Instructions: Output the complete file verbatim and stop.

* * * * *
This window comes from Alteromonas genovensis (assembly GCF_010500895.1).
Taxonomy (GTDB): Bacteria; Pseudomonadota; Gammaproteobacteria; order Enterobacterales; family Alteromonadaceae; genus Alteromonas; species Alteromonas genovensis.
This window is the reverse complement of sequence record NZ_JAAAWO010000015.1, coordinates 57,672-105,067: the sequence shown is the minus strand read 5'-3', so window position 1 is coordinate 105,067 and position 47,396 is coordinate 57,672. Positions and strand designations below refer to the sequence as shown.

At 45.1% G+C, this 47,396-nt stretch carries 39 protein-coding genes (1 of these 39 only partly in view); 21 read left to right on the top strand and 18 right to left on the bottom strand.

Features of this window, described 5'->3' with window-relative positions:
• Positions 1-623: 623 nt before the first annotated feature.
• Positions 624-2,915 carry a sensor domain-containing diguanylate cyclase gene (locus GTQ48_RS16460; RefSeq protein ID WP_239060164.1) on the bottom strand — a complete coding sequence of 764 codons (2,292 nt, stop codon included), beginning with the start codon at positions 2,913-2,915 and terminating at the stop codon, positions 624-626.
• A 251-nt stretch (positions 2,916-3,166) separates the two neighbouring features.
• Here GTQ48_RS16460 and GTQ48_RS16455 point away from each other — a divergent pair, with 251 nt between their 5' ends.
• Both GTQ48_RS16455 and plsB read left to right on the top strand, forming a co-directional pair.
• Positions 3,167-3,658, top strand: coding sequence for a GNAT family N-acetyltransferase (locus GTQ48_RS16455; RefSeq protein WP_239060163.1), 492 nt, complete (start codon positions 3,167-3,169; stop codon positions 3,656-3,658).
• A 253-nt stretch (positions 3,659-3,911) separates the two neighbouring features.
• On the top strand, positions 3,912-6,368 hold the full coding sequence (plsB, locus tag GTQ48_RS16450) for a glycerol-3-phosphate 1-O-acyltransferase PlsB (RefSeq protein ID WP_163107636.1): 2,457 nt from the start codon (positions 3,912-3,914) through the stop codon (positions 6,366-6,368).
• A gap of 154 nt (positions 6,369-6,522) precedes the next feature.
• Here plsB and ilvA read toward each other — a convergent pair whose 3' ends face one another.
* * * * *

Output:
This window comes from Alteromonas genovensis (assembly GCF_010500895.1).
Taxonomy (GTDB): Bacteria; Pseudomonadota; Gammaproteobacteria; order Enterobacterales; family Alteromonadaceae; genus Alteromonas; species Alteromonas genovensis.
This window is the reverse complement of sequence record NZ_JAAAWO010000015.1, coordinates 57,672-105,067: the sequence shown is the minus strand read 5'-3', so window position 1 is coordinate 105,067 and position 47,396 is coordinate 57,672. Positions and strand designations below refer to the sequence as shown.

At 45.1% G+C, this 47,396-nt stretch carries 39 protein-coding genes (1 of these 39 only partly in view); 21 read left to right on the top strand and 18 right to left on the bottom strand.

Features of this window, described 5'->3' with window-relative positions:
• Positions 1-623: 623 nt before the first annotated feature.
• Positions 624-2,915 carry a sensor domain-containing diguanylate cyclase gene (locus GTQ48_RS16460; RefSeq protein ID WP_239060164.1) on the bottom strand — a complete coding sequence of 764 codons (2,292 nt, stop codon included), beginning with the start codon at positions 2,913-2,915 and terminating at the stop codon, positions 624-626.
• A 251-nt stretch (positions 2,916-3,166) separates the two neighbouring features.
• Here GTQ48_RS16460 and GTQ48_RS16455 point away from each other — a divergent pair, with 251 nt between their 5' ends.
• Both GTQ48_RS16455 and plsB read left to right on the top strand, forming a co-directional pair.
• Positions 3,167-3,658, top strand: coding sequence for a GNAT family N-acetyltransferase (locus GTQ48_RS16455; RefSeq protein WP_239060163.1), 492 nt, complete (start codon positions 3,167-3,169; stop codon positions 3,656-3,658).
• A 253-nt stretch (positions 3,659-3,911) separates the two neighbouring features.
• On the top strand, positions 3,912-6,368 hold the full coding sequence (plsB, locus tag GTQ48_RS16450) for a glycerol-3-phosphate 1-O-acyltransferase PlsB (RefSeq protein ID WP_163107636.1): 2,457 nt from the start codon (positions 3,912-3,914) through the stop codon (positions 6,366-6,368).
• A gap of 154 nt (positions 6,369-6,522) precedes the next feature.
• Here plsB and ilvA read toward each other — a convergent pair whose 3' ends face one another.